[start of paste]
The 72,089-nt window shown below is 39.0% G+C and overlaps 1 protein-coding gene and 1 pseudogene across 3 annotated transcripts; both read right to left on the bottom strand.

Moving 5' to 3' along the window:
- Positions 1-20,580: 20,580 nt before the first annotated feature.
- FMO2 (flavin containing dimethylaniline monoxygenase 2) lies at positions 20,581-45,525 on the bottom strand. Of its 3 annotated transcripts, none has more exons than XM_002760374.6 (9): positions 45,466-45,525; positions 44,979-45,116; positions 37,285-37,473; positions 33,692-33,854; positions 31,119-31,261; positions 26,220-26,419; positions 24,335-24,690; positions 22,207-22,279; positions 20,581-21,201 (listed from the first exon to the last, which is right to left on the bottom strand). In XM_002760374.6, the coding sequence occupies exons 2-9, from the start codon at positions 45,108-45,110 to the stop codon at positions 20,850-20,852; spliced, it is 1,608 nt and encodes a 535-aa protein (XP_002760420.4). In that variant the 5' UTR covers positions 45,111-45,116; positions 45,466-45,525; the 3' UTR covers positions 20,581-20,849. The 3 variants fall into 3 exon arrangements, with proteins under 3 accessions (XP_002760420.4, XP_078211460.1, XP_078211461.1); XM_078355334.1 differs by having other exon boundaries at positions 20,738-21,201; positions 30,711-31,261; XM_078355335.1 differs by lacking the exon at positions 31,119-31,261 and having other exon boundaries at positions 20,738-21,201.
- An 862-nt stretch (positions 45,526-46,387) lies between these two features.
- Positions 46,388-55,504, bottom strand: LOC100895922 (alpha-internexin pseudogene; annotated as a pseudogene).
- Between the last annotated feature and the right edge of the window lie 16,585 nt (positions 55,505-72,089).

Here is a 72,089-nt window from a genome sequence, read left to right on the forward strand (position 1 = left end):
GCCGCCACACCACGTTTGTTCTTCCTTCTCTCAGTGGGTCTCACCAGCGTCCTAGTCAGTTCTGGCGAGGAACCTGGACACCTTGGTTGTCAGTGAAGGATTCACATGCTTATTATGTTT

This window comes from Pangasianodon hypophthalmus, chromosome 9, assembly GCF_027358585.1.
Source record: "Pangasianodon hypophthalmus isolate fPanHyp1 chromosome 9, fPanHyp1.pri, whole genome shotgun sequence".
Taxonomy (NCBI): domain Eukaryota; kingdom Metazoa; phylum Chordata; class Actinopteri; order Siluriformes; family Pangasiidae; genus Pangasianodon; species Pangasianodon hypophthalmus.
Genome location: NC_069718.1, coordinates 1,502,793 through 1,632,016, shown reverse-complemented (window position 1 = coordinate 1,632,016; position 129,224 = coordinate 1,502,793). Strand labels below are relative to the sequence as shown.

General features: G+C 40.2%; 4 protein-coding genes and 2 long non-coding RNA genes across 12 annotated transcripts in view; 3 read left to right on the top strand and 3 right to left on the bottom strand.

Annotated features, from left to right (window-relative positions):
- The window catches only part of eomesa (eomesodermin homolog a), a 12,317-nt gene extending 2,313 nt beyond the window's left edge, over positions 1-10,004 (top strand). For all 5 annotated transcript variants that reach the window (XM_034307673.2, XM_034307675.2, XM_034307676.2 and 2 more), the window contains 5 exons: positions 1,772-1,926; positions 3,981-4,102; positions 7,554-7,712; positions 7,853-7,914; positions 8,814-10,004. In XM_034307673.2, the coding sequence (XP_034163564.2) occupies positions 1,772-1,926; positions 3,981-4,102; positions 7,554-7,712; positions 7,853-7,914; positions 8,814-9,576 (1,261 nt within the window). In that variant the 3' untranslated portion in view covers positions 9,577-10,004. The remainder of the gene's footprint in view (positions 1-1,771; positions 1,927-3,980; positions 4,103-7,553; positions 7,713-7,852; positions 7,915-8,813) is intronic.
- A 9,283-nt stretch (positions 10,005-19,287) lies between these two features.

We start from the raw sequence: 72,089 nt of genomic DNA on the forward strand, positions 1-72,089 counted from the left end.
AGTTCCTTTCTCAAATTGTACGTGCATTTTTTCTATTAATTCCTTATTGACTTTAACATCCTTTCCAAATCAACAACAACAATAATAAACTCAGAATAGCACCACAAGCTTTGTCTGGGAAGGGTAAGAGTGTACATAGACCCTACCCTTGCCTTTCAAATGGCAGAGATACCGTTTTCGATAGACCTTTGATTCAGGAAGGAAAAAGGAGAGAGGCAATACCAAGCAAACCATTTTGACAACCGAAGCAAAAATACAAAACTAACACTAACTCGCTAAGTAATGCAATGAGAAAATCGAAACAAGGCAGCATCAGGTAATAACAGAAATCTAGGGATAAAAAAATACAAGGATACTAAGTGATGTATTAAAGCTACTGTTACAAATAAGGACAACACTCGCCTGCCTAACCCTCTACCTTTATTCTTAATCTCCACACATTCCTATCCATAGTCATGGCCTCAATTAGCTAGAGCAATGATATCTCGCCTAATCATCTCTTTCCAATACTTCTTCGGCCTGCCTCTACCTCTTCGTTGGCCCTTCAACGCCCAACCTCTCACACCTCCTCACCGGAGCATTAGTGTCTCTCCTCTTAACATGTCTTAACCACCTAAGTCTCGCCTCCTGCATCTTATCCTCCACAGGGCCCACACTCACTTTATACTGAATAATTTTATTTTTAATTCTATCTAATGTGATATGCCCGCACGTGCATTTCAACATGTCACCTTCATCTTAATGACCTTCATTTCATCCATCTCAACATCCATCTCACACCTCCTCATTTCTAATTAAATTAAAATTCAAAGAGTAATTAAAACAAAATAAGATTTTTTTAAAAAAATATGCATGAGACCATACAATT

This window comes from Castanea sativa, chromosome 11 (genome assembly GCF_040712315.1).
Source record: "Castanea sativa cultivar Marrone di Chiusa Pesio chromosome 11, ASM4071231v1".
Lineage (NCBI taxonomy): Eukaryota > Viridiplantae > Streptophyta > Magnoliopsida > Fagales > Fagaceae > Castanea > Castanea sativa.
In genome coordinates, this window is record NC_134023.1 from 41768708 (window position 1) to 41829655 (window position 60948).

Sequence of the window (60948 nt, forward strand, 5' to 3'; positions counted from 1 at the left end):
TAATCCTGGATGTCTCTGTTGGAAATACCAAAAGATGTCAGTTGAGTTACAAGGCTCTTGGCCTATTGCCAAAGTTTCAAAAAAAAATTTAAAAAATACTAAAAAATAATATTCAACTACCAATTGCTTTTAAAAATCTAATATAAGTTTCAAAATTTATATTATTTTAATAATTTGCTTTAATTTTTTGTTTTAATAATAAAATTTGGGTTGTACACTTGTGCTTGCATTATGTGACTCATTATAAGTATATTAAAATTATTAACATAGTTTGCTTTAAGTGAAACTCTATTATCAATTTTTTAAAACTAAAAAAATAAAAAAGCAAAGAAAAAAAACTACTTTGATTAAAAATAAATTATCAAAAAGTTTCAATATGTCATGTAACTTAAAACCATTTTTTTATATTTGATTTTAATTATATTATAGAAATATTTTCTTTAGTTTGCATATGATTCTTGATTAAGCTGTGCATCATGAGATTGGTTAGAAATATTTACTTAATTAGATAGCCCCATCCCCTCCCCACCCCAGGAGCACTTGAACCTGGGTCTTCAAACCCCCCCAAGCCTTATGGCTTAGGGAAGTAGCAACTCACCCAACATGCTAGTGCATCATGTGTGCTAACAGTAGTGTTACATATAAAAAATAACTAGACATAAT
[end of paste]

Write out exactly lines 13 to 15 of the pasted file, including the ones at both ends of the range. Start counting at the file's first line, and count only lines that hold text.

Genome location: NC_069718.1, coordinates 1,502,793 through 1,632,016, shown reverse-complemented (window position 1 = coordinate 1,632,016; position 129,224 = coordinate 1,502,793). Strand labels below are relative to the sequence as shown.

General features: G+C 40.2%; 4 protein-coding genes and 2 long non-coding RNA genes across 12 annotated transcripts in view; 3 read left to right on the top strand and 3 right to left on the bottom strand.

Annotated features, from left to right (window-relative positions):